Meet Your New Ink Master: Joey Hamilton
In the three seasons of Spike TV’s Ink Master last night’s finale was, as Oliver Peck remarked, the hardest to judge. Tatu Baby, Jime Litwalk, and Joey Hamilton stood on the stage and in front of America with their 35-hour masterpieces. Here’s my “Wednesday quarterback judging” of the final tattoos.
I thought that Baby’s curvaceous American Indian woman and wolf was slick. The judges didn’t like that elements were floating and the wolf had no visible body but I don’t mind a collage tattoo. What I didn’t appreciate was putting a pin-uppy woman and realistic wolf together as the juxtaposition of style was far too vast for that real estate. And to get nit-picky, which for $100,000 and a feature in INKED I can be, I think she could have been more detailed in the headdress and grass.
He was my favorite going into last night (as soon as Craig Foster was eliminated). The whole competition Litwalk looked like a master tattooer among apprentices, but he stumbled over himself with his piece de resistance. I actually thought it was the worst of the three, and had it only been the second worst, he may have taken home the title. His lines, coloring, shading—mostly so with the skulls background–were beyond fantastic. The sternum skull looked crude, the eagle (the focal point) had his wings clipped, and the animals hardly interacted. What really ran Litwalk into trouble was his selling of the piece as a “battle royale.” If he had couched the eagle, dragon and snake as protectors of the wearer rather than beasts battling it out he would have been on firmer ground. When it came down to it the piece didn’t live up to his hype.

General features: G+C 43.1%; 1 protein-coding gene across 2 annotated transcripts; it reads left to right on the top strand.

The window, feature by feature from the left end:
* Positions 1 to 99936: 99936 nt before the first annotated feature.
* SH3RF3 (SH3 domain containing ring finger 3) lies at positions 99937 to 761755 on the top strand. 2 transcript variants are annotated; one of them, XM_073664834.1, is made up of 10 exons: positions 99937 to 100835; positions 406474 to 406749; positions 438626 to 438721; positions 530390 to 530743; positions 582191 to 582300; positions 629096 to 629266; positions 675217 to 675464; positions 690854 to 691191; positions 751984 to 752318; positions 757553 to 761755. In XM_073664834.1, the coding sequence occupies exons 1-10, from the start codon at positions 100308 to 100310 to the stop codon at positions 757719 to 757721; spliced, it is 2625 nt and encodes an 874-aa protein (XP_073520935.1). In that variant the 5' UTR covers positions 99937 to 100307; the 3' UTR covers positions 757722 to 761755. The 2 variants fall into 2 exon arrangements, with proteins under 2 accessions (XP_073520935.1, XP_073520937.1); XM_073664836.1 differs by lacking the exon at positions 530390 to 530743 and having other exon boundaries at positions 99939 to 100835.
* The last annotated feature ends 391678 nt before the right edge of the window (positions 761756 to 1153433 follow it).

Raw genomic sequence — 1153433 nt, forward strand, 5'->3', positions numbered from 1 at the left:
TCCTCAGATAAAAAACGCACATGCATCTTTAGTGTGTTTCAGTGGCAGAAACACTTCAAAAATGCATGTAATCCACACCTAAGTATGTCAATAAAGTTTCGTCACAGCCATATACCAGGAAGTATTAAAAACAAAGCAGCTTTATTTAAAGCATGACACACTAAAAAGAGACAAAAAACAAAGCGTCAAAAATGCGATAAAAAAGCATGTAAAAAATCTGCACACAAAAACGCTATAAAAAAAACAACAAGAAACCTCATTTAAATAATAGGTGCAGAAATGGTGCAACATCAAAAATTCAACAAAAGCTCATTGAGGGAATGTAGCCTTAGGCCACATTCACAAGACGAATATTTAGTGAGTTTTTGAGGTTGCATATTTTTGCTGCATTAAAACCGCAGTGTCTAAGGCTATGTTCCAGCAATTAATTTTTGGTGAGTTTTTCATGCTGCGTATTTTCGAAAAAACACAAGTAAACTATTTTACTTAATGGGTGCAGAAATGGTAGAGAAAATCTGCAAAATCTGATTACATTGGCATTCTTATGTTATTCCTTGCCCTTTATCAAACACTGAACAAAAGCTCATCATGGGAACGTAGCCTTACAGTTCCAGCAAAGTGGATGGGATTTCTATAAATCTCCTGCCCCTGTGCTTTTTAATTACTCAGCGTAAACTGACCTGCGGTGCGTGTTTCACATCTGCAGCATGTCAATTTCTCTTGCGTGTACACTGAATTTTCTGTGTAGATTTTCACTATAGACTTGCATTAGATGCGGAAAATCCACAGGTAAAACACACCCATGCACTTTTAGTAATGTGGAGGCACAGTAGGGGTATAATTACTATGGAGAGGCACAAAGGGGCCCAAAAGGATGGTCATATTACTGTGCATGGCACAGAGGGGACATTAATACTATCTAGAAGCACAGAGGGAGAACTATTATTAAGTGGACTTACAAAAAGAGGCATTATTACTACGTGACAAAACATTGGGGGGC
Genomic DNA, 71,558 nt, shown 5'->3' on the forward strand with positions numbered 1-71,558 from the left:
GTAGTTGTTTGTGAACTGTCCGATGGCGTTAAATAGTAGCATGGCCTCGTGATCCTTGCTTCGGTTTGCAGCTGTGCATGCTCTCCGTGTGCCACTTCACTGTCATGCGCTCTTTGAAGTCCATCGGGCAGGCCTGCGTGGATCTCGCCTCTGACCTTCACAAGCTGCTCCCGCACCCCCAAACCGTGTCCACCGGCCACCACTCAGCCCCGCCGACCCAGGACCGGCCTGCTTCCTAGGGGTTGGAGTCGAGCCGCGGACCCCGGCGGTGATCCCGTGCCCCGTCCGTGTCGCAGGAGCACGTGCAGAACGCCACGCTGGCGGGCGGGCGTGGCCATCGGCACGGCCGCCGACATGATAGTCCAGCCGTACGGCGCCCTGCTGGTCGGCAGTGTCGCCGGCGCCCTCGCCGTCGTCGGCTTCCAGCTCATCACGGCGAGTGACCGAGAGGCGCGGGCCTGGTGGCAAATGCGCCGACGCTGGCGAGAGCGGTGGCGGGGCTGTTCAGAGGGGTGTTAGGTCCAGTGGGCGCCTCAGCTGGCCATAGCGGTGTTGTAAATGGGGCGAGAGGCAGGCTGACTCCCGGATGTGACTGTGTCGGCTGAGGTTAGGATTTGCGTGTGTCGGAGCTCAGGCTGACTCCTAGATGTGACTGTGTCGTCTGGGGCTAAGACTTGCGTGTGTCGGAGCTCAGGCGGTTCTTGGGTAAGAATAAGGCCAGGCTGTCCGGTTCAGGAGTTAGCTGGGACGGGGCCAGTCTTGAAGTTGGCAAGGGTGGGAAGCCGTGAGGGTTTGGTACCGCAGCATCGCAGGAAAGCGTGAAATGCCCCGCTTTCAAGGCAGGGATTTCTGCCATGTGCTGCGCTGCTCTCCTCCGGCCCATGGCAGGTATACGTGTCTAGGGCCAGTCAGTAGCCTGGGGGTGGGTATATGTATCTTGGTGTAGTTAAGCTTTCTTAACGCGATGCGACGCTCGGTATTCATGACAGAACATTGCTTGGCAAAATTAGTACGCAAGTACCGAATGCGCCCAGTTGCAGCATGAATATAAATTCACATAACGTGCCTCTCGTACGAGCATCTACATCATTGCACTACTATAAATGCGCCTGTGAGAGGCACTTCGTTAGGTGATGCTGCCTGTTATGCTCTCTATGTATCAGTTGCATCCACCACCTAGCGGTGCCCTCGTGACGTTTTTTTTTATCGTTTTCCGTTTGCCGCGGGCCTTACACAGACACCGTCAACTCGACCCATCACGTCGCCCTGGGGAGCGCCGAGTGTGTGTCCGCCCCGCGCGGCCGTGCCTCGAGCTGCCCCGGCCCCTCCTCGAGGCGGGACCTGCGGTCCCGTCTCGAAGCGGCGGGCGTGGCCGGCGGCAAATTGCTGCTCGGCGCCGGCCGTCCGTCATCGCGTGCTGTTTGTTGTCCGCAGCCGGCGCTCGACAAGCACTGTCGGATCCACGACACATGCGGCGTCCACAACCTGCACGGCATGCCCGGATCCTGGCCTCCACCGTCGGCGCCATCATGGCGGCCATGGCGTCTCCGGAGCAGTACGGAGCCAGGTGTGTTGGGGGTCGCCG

I really wanted him to have shaky lines if only because I think he’s got that Robin Thicke look in his three-piece suit and I wanted the drop a “Blurred Lines” reference, but his tattoo was smooth. Hamilton was a front-runner the entire season but his mermaid tattoo demanded the title for him. The judges main critiques were that there was not enough black, the colors were too similar, and the mermaid looked lifeless. Yes, the tattoo needed some black so that it would pop more and won’t fade into a blur of blue in 20 years. On the colors, as a lover of the life aquatic, the ocean is muted and monotone. Had Hamilton added super bright contrasting colors the mermaid would look like she was on set of Disney’s “The Little Mermaid.” On her visage, I like my mermaids to look bored, sad, sullen. The fantasy is that this sexual being is floating through life waiting for a human man to rescue her.
What I really liked about Hamilton’s art were the dimensions, the turtle, how it flowed on the woman’s leg, and the way the light from sun cut through the water and illuminated the mermaid’s hair. Oh yeah and the boobs. This is a man whose perception of breasts hasn’t been tainted by boob jobs as the mermaid’s nipples hang naturally. It is an Ink Masterpiece.
Congrats Joey Hamilton.